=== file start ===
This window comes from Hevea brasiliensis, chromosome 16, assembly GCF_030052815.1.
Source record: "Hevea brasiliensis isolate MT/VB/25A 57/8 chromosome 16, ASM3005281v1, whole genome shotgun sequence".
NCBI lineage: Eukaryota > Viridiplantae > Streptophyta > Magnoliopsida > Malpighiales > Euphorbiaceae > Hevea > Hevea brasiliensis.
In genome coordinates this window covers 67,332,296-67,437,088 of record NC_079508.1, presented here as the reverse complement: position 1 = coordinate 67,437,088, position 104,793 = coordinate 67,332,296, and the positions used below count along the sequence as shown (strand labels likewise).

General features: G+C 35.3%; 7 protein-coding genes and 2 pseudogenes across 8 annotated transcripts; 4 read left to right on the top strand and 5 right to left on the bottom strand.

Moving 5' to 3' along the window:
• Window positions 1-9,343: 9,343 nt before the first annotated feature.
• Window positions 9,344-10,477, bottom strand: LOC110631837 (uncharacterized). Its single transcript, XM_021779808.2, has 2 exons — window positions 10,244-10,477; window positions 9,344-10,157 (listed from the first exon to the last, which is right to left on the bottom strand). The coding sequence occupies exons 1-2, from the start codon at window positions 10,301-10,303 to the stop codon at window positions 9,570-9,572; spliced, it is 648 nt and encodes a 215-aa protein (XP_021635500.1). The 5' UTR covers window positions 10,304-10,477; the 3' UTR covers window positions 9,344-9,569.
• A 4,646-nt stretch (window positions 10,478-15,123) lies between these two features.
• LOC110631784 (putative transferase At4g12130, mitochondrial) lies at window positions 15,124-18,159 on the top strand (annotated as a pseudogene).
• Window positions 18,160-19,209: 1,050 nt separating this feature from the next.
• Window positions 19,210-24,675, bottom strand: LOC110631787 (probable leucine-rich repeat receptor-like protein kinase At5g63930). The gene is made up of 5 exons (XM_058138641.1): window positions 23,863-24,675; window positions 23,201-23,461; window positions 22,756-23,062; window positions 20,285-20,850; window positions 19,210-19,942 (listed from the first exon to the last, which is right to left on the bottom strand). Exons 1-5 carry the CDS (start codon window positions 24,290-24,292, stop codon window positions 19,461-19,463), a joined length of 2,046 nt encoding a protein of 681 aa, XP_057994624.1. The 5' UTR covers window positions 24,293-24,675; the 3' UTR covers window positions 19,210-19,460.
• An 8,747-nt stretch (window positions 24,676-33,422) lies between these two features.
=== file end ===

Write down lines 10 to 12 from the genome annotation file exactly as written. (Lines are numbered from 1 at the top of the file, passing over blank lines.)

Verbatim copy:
• LOC110631784 (putative transferase At4g12130, mitochondrial) lies at window positions 15,124-18,159 on the top strand (annotated as a pseudogene).
• Window positions 18,160-19,209: 1,050 nt separating this feature from the next.
• Window positions 19,210-24,675, bottom strand: LOC110631787 (probable leucine-rich repeat receptor-like protein kinase At5g63930). The gene is made up of 5 exons (XM_058138641.1): window positions 23,863-24,675; window positions 23,201-23,461; window positions 22,756-23,062; window positions 20,285-20,850; window positions 19,210-19,942 (listed from the first exon to the last, which is right to left on the bottom strand). Exons 1-5 carry the CDS (start codon window positions 24,290-24,292, stop codon window positions 19,461-19,463), a joined length of 2,046 nt encoding a protein of 681 aa, XP_057994624.1. The 5' UTR covers window positions 24,293-24,675; the 3' UTR covers window positions 19,210-19,460.